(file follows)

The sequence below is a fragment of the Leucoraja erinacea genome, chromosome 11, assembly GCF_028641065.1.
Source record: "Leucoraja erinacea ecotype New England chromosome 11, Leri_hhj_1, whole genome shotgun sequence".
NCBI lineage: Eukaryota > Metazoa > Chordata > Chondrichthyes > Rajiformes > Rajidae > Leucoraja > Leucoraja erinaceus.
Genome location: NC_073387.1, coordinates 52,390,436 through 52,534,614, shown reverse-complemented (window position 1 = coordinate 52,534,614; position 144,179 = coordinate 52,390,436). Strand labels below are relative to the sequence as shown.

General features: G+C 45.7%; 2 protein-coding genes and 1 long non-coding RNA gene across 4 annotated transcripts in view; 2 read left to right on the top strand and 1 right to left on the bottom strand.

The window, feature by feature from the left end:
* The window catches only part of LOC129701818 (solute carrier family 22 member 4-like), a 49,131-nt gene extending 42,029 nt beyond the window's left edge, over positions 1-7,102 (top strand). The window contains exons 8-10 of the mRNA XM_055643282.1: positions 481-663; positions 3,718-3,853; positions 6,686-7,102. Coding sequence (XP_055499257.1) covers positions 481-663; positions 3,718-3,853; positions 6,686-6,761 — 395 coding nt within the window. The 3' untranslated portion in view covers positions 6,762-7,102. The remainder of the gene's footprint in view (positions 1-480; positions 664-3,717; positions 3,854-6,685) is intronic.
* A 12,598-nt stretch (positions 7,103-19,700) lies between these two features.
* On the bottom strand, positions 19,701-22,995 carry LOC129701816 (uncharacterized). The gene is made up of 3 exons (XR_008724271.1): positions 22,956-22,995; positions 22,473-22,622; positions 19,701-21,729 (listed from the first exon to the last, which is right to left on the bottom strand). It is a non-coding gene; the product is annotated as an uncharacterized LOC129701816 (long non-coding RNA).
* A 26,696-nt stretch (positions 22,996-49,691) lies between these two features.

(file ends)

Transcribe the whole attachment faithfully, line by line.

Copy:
The sequence below is a fragment of the Leucoraja erinacea genome, chromosome 11, assembly GCF_028641065.1.
Source record: "Leucoraja erinacea ecotype New England chromosome 11, Leri_hhj_1, whole genome shotgun sequence".
NCBI lineage: Eukaryota > Metazoa > Chordata > Chondrichthyes > Rajiformes > Rajidae > Leucoraja > Leucoraja erinaceus.
Genome location: NC_073387.1, coordinates 52,390,436 through 52,534,614, shown reverse-complemented (window position 1 = coordinate 52,534,614; position 144,179 = coordinate 52,390,436). Strand labels below are relative to the sequence as shown.

General features: G+C 45.7%; 2 protein-coding genes and 1 long non-coding RNA gene across 4 annotated transcripts in view; 2 read left to right on the top strand and 1 right to left on the bottom strand.

The window, feature by feature from the left end:
* The window catches only part of LOC129701818 (solute carrier family 22 member 4-like), a 49,131-nt gene extending 42,029 nt beyond the window's left edge, over positions 1-7,102 (top strand). The window contains exons 8-10 of the mRNA XM_055643282.1: positions 481-663; positions 3,718-3,853; positions 6,686-7,102. Coding sequence (XP_055499257.1) covers positions 481-663; positions 3,718-3,853; positions 6,686-6,761 — 395 coding nt within the window. The 3' untranslated portion in view covers positions 6,762-7,102. The remainder of the gene's footprint in view (positions 1-480; positions 664-3,717; positions 3,854-6,685) is intronic.
* A 12,598-nt stretch (positions 7,103-19,700) lies between these two features.
* On the bottom strand, positions 19,701-22,995 carry LOC129701816 (uncharacterized). The gene is made up of 3 exons (XR_008724271.1): positions 22,956-22,995; positions 22,473-22,622; positions 19,701-21,729 (listed from the first exon to the last, which is right to left on the bottom strand). It is a non-coding gene; the product is annotated as an uncharacterized LOC129701816 (long non-coding RNA).
* A 26,696-nt stretch (positions 22,996-49,691) lies between these two features.